How did you go about deciding which departments you would bring up on the platform?

Hodgdon: The initial implementation of TeamDynamix at UNH was for the IT department, and it was mandated that everyone would be on that platform so that we could have the visibility and the reporting that we needed on projects across the IT portfolio. Other departments followed by request. It’s all been through word of mouth.

What’s the most surprising department on campus that uses the platform?

McLain: Our legal department approached us, and we’re looking at creating a ticketing application for them to track and manage requests for legal advice. That’s something currently being done just by one or two people via email, so they’re looking for a better way to organize that information and correspond with people. And our Division of Student Life approached us about translating the student handbook into knowledge base categories and articles. They now have a document that’s mobile-friendly, accessibility compliant and searchable from the client portal.

How did you approach the service catalog development at your institution?

Hodgdon: We already have an IP-centric service catalog built through some of our developers, which has been mostly successful. We’re going to lift that with some modification to consider the construction of services in TeamDynamix and our needs there. We also want the service catalog to be more useful institutionally than in the past. We are working with a companion portal product, which is introducing both some benefit and some complexity to the situation.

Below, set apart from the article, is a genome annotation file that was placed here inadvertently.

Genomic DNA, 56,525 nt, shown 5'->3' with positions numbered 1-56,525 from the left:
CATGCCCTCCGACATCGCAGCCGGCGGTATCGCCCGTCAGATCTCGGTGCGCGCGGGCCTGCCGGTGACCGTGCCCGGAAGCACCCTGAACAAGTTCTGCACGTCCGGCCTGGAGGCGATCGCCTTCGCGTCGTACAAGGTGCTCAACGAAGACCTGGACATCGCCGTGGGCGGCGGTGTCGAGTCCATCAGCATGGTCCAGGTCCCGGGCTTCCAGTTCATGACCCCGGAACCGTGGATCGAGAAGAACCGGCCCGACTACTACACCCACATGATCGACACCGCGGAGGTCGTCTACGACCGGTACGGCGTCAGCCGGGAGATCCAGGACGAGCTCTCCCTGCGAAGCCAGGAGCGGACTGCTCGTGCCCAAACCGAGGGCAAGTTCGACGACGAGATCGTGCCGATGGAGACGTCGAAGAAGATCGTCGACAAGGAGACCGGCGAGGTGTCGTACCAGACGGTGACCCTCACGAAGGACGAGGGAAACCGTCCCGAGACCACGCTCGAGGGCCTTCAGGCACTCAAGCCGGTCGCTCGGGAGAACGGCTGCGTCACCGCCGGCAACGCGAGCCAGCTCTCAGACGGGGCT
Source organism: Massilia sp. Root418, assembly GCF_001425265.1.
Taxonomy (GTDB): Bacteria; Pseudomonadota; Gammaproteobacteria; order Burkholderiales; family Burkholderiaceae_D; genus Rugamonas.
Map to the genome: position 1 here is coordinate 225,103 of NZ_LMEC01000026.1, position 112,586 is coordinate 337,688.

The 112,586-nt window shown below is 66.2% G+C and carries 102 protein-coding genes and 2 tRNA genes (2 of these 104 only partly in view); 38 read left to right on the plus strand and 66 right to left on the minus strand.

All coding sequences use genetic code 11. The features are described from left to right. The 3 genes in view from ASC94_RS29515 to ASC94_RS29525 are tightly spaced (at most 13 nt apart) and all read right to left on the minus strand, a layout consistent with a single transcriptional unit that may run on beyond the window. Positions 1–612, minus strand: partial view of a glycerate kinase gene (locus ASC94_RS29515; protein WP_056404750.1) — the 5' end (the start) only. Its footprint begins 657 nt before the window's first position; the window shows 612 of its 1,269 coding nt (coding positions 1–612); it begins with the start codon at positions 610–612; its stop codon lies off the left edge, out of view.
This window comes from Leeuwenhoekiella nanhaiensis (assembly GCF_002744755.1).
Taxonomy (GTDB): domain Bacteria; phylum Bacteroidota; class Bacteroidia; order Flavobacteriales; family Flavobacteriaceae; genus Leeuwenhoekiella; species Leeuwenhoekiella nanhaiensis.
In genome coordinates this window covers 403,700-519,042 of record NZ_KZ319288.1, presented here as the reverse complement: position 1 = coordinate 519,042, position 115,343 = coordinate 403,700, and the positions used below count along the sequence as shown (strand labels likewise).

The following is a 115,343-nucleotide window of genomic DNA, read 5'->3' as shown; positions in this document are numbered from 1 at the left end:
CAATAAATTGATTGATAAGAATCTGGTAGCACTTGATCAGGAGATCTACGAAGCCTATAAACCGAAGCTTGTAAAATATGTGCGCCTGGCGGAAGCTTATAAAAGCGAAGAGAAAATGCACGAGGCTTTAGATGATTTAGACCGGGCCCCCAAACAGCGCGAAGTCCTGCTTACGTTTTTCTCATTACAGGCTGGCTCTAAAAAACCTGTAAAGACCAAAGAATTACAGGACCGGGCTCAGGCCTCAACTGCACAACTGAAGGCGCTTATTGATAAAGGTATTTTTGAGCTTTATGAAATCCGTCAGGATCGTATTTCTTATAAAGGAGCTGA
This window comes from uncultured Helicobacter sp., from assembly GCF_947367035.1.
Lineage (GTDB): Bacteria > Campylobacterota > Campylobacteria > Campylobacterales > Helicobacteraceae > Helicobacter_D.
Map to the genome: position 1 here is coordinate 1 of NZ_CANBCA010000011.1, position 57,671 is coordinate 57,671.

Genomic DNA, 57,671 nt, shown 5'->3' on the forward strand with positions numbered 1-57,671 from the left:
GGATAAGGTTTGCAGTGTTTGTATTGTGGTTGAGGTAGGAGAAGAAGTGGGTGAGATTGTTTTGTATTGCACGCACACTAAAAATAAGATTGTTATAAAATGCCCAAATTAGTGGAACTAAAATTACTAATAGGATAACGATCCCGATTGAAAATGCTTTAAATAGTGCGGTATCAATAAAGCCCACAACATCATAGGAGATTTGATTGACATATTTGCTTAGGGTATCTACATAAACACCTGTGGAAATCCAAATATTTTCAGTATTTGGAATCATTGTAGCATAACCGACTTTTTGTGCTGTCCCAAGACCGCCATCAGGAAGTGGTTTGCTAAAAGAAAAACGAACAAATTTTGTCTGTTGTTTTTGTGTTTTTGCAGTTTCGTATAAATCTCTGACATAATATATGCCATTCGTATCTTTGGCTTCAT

How do you keep the knowledge base up-to-date?

Cook: Constant work. Having an expiration date is good. Revision date is important too—have a team dedicated for that. We’ve divided our knowledge base out by levels. We have our support model, a different level zero category, different level 1 categories, and different level 2 categories. Then the permissions are set for who can see those. We have many different people in different offices using the knowledge base, and the level zero information is what would go out to the public. IT has said TeamDynamix is our main knowledge base house, but we need those articles displayed to the public. So every night there’s a bridge that pulls all of that data out of TeamDynamix and does a publication update to our website.

How do you coordinate with the other departments to understand their requirements?

McLain: We developed a standard set of questions and requirements that we use as a tool, and we sit down a lot with the department to figure out what they need. We don’t have any workflows that actually cross over, but our technology and our marketing department are able to flip tickets back and forth as needed.

How does having one platform reduce the support requirements for you?

Cook: It’s nice to have one place to go through to be able to change and customize it. I’m grateful they made the tool so easy to customize, easy to configure and easy to update.

What is the biggest lesson learned in the transition to enterprise service management on one platform here?

Cookman: Simple is better. Go deep later if needed.

Cook: The biggest lesson learned is we need to be flexible. Things come and go, administration changes, and things get outdated very easily.

McLain: I like to use the phrase, “Just because you can build it doesn’t mean you should.” Support and consistent input from leadership are also important.

To watch this web seminar in its entirety, visit